It's looking more and more likely that Congress won't approve an industry-desired five- or six-year bill increasing funds for highway and transit programs by May 31, when the current 10-month authorization lapses. Another stopgap appears to be in the cards.
Cathy Connor, Parsons Brinckerhoff senior vice president, says, "I think, at this point, it is clear that we're not going to identify sufficient funding to do a long-term bill by May 31. So, it is fairly obvious that we will have to do some sort of short-term extension."
Another stopgap—the 33rd over the past six years—will have to include new revenue to prevent the Highway Trust Fund from slipping into a deficit. Brian Deery, senior director of the Associated General Contractors highway and transportation division, says, "The problem with coming up with a short-term extension ... is that they still have to come up with the money and the 'pay for.' "
Jack Basso, principal with Peter J. Basso and Associates LLC, Rockville, Md., estimates the trust fund will need a $5-billion infusion to stay in the black through Sept. 30. An extension through Dec. 31 will need a total of $10 billion, says Basso.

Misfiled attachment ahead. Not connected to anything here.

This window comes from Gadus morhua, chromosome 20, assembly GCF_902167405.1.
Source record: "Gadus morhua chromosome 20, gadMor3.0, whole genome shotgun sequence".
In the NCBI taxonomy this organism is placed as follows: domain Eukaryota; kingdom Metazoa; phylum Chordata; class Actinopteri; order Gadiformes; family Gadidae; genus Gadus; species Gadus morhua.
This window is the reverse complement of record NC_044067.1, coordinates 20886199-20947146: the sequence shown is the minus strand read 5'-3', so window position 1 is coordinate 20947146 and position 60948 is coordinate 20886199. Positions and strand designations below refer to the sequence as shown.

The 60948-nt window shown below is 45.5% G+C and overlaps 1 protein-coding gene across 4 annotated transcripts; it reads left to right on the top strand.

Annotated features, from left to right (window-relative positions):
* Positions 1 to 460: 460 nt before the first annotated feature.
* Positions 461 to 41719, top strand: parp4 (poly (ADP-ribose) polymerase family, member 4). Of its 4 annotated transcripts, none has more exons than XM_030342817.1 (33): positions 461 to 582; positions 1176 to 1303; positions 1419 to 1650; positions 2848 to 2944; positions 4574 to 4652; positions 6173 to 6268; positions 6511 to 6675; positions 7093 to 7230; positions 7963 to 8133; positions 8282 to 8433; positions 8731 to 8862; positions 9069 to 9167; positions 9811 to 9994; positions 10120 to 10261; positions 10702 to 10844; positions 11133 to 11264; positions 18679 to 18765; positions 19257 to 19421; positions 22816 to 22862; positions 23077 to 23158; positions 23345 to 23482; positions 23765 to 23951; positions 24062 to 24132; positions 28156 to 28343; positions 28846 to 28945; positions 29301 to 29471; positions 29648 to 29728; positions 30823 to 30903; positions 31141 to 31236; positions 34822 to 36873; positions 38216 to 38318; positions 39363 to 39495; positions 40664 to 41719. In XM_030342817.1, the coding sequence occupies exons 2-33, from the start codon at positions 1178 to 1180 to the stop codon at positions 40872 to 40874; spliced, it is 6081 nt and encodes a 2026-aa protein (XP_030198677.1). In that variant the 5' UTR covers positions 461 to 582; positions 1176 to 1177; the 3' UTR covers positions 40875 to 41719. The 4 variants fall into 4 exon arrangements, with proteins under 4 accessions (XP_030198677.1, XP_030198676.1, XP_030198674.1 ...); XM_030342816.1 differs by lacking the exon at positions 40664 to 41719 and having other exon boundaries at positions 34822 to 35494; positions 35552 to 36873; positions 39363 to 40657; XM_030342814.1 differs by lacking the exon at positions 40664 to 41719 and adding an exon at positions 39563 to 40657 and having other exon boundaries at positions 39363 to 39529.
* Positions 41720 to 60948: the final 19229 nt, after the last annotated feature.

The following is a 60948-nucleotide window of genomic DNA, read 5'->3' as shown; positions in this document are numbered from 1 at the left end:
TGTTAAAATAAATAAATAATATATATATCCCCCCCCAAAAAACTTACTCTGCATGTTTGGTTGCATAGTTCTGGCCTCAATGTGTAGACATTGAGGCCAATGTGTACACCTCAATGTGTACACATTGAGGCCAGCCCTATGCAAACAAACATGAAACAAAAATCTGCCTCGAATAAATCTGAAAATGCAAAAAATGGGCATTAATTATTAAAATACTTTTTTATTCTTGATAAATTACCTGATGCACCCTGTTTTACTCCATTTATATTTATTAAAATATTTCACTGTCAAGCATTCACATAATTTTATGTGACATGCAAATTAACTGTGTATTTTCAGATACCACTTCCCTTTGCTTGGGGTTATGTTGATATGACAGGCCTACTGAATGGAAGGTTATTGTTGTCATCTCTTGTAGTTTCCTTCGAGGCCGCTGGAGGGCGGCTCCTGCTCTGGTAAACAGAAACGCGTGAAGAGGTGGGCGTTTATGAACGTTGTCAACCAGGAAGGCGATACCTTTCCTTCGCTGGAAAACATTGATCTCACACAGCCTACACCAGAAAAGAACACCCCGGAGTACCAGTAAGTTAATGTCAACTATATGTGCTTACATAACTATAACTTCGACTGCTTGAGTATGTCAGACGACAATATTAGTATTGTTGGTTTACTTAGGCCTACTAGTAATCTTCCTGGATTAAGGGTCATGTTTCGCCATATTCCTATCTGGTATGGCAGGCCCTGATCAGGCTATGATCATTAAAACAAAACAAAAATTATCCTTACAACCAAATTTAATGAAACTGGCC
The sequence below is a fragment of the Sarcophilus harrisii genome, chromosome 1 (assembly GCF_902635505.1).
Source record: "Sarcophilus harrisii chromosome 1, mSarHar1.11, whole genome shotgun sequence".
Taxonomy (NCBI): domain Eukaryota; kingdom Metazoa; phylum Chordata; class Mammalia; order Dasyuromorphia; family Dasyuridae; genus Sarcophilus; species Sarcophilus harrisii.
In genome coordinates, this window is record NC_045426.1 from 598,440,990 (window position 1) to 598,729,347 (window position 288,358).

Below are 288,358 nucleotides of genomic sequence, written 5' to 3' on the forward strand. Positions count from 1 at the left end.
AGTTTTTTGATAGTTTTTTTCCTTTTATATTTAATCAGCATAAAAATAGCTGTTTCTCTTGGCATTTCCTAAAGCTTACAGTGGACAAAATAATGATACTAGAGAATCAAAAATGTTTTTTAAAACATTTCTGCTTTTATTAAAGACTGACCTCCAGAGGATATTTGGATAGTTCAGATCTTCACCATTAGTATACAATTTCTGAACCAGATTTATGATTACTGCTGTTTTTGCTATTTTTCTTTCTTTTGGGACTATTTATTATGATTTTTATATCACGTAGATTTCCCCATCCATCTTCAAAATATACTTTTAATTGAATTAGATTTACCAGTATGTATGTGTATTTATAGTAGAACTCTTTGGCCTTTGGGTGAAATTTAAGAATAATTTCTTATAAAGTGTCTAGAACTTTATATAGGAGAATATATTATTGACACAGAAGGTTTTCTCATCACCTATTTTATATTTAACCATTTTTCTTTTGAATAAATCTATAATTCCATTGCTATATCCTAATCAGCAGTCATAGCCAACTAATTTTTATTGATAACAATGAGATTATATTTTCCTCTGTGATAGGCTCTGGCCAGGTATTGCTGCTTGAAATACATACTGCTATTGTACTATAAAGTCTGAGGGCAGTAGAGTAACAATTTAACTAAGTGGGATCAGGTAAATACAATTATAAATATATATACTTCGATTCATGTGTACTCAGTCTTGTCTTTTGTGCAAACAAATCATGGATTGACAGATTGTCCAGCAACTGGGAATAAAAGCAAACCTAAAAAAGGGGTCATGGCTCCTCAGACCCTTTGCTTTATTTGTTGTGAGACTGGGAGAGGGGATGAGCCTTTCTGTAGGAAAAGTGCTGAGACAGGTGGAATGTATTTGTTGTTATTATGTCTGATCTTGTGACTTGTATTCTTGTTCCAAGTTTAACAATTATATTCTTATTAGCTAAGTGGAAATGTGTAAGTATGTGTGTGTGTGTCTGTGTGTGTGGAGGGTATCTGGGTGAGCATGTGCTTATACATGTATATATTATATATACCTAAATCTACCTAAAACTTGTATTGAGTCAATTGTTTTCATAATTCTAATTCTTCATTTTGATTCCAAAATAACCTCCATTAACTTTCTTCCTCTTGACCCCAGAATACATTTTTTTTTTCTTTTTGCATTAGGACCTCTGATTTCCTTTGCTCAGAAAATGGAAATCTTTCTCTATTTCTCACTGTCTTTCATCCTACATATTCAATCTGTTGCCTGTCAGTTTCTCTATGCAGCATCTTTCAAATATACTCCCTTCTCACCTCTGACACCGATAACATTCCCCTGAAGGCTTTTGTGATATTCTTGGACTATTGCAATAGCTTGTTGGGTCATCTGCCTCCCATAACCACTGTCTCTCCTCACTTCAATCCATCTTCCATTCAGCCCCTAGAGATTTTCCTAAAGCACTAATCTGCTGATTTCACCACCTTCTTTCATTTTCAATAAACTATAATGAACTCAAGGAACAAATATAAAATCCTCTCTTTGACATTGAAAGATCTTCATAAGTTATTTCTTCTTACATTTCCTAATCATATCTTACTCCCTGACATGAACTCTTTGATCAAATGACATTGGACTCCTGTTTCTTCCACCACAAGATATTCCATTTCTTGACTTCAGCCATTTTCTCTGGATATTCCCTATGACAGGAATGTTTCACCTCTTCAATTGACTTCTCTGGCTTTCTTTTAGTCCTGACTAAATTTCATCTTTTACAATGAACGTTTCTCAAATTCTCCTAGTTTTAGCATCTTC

Transportation Secretary Anthony Foxx told reporters on April 2 that, even without new revenue, the fund should have enough money to carry it "through probably late July or early August." But Foxx added that, probably in July, DOT will have to start plans to slow down federal reimbursements to state highway agencies for construction expenses.
That's a bit more breathing room than was expected just two months ago. As it looked then, Foxx on Feb. 11 told a House committee DOT likely would have to notify states in June about slower payments. Foxx now says he's concerned the new cushion could give Congress more reason to take the stopgap route.
Foxx's preferred option is the Obama administration's $478-billion, six-year bill, unveiled on March 30. He says, "The problem that's hard to see out of Washington is that short-term extensions are toxic to the kind of large-scale investments we need to be making as a country."
Industry also favors a big, multiyear bill. The Transportation Construction Coalition expects 400 contractors to take part in its fly-in to Washington, D.C., on April 14-15 "to urge the Congress to fix the Highway Trust Fund in a timely fashion," says Jay Hansen, National Asphalt Pavement Association executive vice president. He says industry officials "are getting more concerned about not seeing enough action on the Hill."